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[169] how in his desire to restore to power the son of Oedipus, his own son-in-law, he lost a great number of his Argive soldiers in the battle and saw all of his captains slain, though saving his own life in dishonor, and, when he failed to obtain a truce and was unable to recover the bodies of his dead for burial, he came as a suppliant to Athens, while Theseus still ruled the city, and implored the Athenians not to suffer such men to be deprived of sepulture nor to allow ancient custom and immemorial law to be set at naught—that ordinance which all men respect without fail, not as having been instituted by our human nature, but as having been enjoined by the divine power?1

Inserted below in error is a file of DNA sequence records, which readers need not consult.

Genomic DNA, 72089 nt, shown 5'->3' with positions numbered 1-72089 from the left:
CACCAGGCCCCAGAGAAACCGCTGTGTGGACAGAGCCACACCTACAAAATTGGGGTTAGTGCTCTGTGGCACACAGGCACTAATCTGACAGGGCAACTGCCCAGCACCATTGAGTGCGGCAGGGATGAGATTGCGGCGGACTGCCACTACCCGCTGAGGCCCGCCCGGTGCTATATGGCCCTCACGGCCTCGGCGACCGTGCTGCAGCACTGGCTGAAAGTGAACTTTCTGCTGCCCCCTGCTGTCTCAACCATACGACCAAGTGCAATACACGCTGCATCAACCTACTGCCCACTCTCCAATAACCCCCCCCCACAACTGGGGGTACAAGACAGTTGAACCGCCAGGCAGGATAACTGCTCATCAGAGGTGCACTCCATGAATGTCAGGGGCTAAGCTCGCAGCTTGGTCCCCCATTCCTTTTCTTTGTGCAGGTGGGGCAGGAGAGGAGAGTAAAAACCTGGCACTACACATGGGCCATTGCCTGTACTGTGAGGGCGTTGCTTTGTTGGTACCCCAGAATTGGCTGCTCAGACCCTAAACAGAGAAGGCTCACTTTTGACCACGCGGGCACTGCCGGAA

1 See Isoc. 4.55, note.

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    • Isocrates, Panegyricus, 55
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